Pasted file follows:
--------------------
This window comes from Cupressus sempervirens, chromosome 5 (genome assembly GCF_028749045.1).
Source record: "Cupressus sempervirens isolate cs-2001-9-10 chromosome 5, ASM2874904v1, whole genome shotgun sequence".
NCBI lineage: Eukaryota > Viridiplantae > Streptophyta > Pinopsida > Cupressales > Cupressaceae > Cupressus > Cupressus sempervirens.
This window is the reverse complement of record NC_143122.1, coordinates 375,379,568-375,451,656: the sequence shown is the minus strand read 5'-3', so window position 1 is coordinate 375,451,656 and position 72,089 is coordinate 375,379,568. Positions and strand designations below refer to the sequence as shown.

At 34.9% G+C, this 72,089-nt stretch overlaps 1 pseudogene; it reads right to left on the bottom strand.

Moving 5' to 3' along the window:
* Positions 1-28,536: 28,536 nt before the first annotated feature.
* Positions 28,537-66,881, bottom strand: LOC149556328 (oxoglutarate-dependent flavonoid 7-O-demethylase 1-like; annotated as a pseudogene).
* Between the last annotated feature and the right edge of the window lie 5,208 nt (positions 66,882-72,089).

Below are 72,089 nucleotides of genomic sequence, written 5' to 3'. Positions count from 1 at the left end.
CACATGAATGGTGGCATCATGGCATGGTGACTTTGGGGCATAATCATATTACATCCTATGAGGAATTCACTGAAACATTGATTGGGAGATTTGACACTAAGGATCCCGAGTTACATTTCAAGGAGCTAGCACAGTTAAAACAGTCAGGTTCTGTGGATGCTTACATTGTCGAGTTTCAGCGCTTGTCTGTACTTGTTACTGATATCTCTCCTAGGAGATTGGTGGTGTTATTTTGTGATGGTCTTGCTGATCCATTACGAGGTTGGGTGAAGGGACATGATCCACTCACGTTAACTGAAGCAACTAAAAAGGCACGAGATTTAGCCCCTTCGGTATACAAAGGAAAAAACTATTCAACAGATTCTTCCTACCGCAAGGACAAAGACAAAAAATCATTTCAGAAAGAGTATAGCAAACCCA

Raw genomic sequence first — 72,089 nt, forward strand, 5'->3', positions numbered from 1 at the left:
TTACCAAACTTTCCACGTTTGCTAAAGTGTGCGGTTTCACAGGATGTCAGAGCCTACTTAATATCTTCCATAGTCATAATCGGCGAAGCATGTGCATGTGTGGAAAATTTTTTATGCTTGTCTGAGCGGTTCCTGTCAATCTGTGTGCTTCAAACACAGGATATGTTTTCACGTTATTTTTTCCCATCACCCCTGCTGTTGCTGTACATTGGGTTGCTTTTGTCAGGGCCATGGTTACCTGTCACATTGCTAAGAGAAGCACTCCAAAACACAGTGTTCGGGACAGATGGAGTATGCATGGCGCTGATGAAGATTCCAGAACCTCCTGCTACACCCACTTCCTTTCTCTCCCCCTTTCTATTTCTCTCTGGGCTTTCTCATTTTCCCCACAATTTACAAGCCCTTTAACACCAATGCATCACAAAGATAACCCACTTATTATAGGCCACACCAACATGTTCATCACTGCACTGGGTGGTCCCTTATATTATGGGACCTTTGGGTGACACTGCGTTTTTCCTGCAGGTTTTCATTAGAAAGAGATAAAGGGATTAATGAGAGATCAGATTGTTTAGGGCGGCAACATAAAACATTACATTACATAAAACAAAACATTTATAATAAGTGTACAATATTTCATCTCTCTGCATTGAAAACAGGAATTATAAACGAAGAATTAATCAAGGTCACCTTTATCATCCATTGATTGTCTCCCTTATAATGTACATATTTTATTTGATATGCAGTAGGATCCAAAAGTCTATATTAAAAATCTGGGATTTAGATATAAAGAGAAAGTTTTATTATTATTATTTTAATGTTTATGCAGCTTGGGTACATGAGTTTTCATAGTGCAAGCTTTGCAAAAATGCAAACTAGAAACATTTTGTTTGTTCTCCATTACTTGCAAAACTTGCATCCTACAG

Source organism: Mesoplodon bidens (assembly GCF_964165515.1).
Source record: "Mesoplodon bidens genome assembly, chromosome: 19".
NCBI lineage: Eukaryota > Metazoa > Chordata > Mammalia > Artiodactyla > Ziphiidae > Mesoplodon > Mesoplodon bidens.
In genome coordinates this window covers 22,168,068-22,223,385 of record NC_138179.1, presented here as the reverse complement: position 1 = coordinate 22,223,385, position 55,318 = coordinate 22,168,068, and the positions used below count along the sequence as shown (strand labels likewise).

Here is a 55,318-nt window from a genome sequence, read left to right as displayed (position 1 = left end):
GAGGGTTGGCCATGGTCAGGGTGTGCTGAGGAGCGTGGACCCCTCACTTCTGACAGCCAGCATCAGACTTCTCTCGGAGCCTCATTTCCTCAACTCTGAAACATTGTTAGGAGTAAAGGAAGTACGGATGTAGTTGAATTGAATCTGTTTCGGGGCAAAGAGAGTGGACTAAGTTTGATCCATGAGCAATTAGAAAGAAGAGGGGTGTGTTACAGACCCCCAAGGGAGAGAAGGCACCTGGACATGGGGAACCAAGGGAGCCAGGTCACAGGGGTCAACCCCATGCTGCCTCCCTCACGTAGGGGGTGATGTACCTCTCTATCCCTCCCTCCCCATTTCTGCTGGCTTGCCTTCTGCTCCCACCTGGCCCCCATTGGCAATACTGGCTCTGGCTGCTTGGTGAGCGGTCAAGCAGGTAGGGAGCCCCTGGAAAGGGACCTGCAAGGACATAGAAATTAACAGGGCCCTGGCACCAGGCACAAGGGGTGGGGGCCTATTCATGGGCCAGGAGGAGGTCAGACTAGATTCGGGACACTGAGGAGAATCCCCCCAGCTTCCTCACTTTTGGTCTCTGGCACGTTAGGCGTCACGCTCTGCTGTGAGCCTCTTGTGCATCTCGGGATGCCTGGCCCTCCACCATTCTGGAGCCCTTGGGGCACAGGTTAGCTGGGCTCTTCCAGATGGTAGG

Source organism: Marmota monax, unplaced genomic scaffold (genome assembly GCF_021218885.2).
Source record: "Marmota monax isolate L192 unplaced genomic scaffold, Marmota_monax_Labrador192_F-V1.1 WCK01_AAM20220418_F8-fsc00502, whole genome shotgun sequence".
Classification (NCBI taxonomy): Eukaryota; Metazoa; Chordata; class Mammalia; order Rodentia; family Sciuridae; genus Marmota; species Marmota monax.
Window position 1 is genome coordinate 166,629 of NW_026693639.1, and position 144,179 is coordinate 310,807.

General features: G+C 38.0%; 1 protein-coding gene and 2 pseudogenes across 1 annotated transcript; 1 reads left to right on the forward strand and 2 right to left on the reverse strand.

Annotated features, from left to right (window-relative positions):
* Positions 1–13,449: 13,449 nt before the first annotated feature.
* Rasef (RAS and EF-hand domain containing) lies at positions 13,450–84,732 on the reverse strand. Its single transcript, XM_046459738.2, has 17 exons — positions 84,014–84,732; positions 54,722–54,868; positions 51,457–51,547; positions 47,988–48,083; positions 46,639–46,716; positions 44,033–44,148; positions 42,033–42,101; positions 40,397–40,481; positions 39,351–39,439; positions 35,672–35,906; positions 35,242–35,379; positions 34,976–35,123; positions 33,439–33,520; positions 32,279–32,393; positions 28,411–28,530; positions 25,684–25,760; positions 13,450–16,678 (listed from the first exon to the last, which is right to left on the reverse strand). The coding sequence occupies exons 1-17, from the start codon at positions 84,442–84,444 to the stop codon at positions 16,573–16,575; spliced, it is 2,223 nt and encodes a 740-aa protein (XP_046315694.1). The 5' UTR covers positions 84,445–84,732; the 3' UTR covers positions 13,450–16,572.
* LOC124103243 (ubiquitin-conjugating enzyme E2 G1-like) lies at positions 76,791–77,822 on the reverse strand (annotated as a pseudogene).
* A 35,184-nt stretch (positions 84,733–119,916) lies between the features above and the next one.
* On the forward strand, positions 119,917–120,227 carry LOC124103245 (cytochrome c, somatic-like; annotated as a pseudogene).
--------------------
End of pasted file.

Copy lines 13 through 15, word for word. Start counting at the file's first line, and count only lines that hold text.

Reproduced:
TTACCAAACTTTCCACGTTTGCTAAAGTGTGCGGTTTCACAGGATGTCAGAGCCTACTTAATATCTTCCATAGTCATAATCGGCGAAGCATGTGCATGTGTGGAAAATTTTTTATGCTTGTCTGAGCGGTTCCTGTCAATCTGTGTGCTTCAAACACAGGATATGTTTTCACGTTATTTTTTCCCATCACCCCTGCTGTTGCTGTACATTGGGTTGCTTTTGTCAGGGCCATGGTTACCTGTCACATTGCTAAGAGAAGCACTCCAAAACACAGTGTTCGGGACAGATGGAGTATGCATGGCGCTGATGAAGATTCCAGAACCTCCTGCTACACCCACTTCCTTTCTCTCCCCCTTTCTATTTCTCTCTGGGCTTTCTCATTTTCCCCACAATTTACAAGCCCTTTAACACCAATGCATCACAAAGATAACCCACTTATTATAGGCCACACCAACATGTTCATCACTGCACTGGGTGGTCCCTTATATTATGGGACCTTTGGGTGACACTGCGTTTTTCCTGCAGGTTTTCATTAGAAAGAGATAAAGGGATTAATGAGAGATCAGATTGTTTAGGGCGGCAACATAAAACATTACATTACATAAAACAAAACATTTATAATAAGTGTACAATATTTCATCTCTCTGCATTGAAAACAGGAATTATAAACGAAGAATTAATCAAGGTCACCTTTATCATCCATTGATTGTCTCCCTTATAATGTACATATTTTATTTGATATGCAGTAGGATCCAAAAGTCTATATTAAAAATCTGGGATTTAGATATAAAGAGAAAGTTTTATTATTATTATTTTAATGTTTATGCAGCTTGGGTACATGAGTTTTCATAGTGCAAGCTTTGCAAAAATGCAAACTAGAAACATTTTGTTTGTTCTCCATTACTTGCAAAACTTGCATCCTACAG

Source organism: Mesoplodon bidens (assembly GCF_964165515.1).
Source record: "Mesoplodon bidens genome assembly, chromosome: 19".